It takes about ten minuts to "listen to your stupid uncle talk about the dangers of gay marriage," actor Eriq LaSalle noted.
As I noted yesterday in my NB Extra piece, in an October 26 editorial listing endorsements for the Montgomery County [Md.] Council, the Washington Post erroneously stated that the incumbent County Executive Isiah "Ike" Leggett (D) was unopposed in his reelection bid.
That simply is not true, and the Post today issued a correction noting that Leggett does indeed face a challenge, from Republican Doug Rosenfeld.
Yet in today's correction notice, the Post noted that it will print an "editorial on that contest... in the coming days."
The Post most certainly has a right to make such an endorsement, but considering its gross negligence in the first place, should the paper opt simply to refuse to make an endorsement?
A search of the Nexis database from September 15 (the day after the primary election) through October 27 found just two mentions of Rosenfeld. The second was today's correction notice and the first was the very last paragraph of Metro section reporter Michael Laris's September 15 roundup of local primary election results:
Last night Fox News Channel host Bill O'Reilly aired an ambush interview that "O'Reilly Factor" producer Jesse Watters sprung on Vivian Schiller, National Public Radio's president.
Last week, Schiller fired Williams over the phone in reaction to a comment the Fox News contributor made on the October 18 edition of O'Reilly's eponymous program.
Schiller, no stranger to cable news -- she used to head up CNN's documentary division -- also put her foot in her mouth last week by flippantly dismissing Williams's comments on the "Factor" as something he should have kept between himself and his psychiatrist.
Today the Washington Post editorial board gave endorsements in Montgomery County [Md.] Council and Board of Education races. The latter are nonpartisan contests.
Of the seven endorsements for the former, the Post awarded only one to a Republican, Robin Uncapher, whom the Post lauded for being "a calm, clear-eyed centrist with a sensible approach to moderating spending."
While the Post noted that three of its endorsees "face weak Republican challengers," the Post erroneously noted that the sitting "County Executive Isiah Leggett, a Democrat, is running unopposed."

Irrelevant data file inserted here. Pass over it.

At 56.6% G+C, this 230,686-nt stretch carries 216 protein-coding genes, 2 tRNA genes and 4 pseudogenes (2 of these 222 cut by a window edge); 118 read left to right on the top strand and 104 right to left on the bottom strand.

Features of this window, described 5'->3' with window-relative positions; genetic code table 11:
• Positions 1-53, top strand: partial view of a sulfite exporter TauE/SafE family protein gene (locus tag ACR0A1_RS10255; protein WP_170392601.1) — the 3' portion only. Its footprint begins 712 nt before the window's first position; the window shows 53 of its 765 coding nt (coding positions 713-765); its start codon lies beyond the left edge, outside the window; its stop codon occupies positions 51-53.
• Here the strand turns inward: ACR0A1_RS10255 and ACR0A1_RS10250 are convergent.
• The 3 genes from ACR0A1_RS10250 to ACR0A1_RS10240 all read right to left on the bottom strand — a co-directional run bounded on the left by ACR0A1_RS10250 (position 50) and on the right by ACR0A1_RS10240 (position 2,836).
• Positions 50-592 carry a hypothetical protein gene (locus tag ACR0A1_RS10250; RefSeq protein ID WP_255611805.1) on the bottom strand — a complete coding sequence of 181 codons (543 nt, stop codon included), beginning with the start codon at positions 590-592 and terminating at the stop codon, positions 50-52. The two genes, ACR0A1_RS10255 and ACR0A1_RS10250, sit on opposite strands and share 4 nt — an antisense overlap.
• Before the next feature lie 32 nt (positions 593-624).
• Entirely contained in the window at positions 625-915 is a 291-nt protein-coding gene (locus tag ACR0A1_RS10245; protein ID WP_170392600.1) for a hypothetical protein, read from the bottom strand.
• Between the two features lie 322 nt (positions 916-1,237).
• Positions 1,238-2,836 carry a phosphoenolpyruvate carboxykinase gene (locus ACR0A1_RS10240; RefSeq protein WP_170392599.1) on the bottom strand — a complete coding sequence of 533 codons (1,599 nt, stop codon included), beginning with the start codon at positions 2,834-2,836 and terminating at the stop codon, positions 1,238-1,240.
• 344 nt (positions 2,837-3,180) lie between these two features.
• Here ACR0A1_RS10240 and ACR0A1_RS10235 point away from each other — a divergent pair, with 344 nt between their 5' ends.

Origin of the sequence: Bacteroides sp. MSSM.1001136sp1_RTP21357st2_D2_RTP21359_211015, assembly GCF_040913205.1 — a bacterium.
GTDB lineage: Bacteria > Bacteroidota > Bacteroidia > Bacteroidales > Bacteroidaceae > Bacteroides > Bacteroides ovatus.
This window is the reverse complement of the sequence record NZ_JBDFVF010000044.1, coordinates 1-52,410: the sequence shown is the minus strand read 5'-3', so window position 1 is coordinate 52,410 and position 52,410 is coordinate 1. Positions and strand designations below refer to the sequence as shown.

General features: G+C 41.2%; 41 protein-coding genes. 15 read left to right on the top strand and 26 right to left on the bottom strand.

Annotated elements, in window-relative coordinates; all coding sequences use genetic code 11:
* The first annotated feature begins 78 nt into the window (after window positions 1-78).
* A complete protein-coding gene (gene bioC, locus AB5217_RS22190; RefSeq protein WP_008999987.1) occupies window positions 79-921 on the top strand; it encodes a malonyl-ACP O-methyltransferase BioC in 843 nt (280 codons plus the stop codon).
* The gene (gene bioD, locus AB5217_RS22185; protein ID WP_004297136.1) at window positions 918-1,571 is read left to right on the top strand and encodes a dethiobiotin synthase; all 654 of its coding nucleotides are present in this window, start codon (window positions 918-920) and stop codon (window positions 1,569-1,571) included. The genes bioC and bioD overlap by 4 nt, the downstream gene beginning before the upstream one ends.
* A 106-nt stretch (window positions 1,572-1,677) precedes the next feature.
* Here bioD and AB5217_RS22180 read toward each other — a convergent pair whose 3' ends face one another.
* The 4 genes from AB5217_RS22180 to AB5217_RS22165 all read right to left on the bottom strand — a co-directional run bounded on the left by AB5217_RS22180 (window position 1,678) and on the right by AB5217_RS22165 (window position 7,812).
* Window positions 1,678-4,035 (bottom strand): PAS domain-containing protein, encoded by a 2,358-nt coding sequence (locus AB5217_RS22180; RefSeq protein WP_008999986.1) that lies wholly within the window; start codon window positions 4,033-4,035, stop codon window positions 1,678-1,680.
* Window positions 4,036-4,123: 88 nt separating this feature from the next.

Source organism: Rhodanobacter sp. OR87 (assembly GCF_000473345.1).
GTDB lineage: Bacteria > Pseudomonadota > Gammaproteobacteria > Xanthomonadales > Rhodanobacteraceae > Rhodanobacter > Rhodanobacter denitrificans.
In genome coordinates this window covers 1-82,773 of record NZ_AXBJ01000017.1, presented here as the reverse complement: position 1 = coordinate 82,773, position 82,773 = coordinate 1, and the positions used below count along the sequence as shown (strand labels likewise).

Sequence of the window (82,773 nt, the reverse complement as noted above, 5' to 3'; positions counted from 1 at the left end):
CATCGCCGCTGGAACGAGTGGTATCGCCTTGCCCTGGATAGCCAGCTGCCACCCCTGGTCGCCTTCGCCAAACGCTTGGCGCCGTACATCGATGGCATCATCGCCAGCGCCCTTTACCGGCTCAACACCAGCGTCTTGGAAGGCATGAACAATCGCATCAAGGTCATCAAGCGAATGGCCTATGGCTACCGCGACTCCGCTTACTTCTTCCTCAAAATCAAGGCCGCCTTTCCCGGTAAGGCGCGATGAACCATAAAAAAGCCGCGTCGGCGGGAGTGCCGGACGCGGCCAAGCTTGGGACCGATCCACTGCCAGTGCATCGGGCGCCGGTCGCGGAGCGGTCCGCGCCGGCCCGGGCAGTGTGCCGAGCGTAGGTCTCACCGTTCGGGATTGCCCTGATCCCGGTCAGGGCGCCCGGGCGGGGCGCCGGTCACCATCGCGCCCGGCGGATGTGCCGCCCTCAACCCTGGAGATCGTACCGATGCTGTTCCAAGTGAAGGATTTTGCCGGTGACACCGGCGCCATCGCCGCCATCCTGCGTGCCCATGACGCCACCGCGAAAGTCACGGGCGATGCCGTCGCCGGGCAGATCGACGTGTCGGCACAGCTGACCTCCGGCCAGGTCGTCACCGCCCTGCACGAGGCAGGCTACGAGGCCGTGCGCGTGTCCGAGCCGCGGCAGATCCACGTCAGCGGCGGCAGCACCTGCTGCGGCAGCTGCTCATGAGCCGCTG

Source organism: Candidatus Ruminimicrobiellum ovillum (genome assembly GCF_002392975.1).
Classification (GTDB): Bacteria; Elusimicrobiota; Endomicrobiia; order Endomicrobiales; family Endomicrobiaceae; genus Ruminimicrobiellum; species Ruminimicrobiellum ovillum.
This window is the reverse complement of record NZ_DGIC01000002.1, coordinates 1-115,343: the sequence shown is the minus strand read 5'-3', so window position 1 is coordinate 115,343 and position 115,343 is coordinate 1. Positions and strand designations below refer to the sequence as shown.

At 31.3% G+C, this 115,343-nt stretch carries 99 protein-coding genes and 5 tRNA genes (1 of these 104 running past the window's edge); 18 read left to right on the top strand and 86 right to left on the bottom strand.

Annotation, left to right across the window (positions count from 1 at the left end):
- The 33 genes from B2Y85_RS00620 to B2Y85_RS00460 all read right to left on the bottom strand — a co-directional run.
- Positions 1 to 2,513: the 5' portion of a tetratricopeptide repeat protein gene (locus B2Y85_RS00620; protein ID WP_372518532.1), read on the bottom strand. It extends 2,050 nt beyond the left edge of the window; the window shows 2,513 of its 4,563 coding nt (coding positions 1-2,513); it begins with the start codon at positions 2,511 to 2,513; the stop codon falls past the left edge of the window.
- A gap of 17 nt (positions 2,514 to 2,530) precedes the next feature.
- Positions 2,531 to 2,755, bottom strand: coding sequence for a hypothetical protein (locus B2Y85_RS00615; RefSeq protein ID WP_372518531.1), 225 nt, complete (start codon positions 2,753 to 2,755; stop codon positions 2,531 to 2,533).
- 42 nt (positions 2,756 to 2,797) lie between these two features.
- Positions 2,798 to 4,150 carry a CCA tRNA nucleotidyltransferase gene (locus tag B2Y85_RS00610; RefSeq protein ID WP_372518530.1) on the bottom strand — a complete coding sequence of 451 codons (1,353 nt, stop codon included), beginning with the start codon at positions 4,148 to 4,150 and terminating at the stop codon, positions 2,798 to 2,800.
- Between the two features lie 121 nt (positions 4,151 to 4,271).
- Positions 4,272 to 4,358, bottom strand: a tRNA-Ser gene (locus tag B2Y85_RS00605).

But this is simply untrue. Leggett is opposed by Republican nominee Doug Rosenfeld, who told local news radio station WTOP that he was "was shocked but not surprised" and deemed the omission "an intentional action."
As of 5:45 p.m. today, the error remains uncorrected in the online edition. [Screen capture after page break]
Comparing her latest campaign spot to a "Hitler Youth commercial," "The View" co-host Joy Behar angrily pronounced that Nevada Senate candidate Sharron Angle (R) is a "bitch" who will "go to Hell" for her ad.
While none of the four co-hosts agreed with the tone of Angle's ad, Behar was the most vicious in her attack on Angle, calling her a "moron" and insisting she should try out her campaign rhetoric in the south Bronx [Video embedded after the page break]:
Update (15:20 EDT): Fargo, N.D.-based radio host friend of NewsBusters Rob Port takes on this Newsweek item on his Say Anything blog today and eviscerates David Graham's article as error-laden and grossly misleading.
Newsweek -- the floundering weekly news magazine that was recently sold for the princely sum of $1.00 -- apparently assigns a pretty low value on the intelligence of its readers. Take yesterday's online article by David Graham on the reelection campaign of the at-large congressman for North Dakota: "Meet Earl Pomeroy, the Moderate Democrat Touting His Health-Reform Vote."
"Can one Blue Dog’s unorthodox ad strategy localize his election and head off the demise of another incumbent?" asked the subheadline.
Of course, both the moderate and Blue Dog tags bring to mind a Democrat that perhaps agrees with the liberal leadership of his party about half of the time, but is fairly independent and conservative-minded on a whole host of issues. Trouble is, this is precisely what Pomeroy is not, according to both the liberal Americans for Democratic Action (ADA) and the American Conservative Union (ACU).
In a segment shortly after 3 p.m. EDT today looking at how much President Obama has aged in the two years since winning the presidential election, MSNBC's Thomas Roberts and guest Douglas Brinkley concluded that the commander-in-chief needs to take it easy more often.
The MSNBC host and the liberal presidential historian also blamed the amount of stress President Obama faces in office on unrealistic expectations Americans may have about his handling of the economy (emphases mine):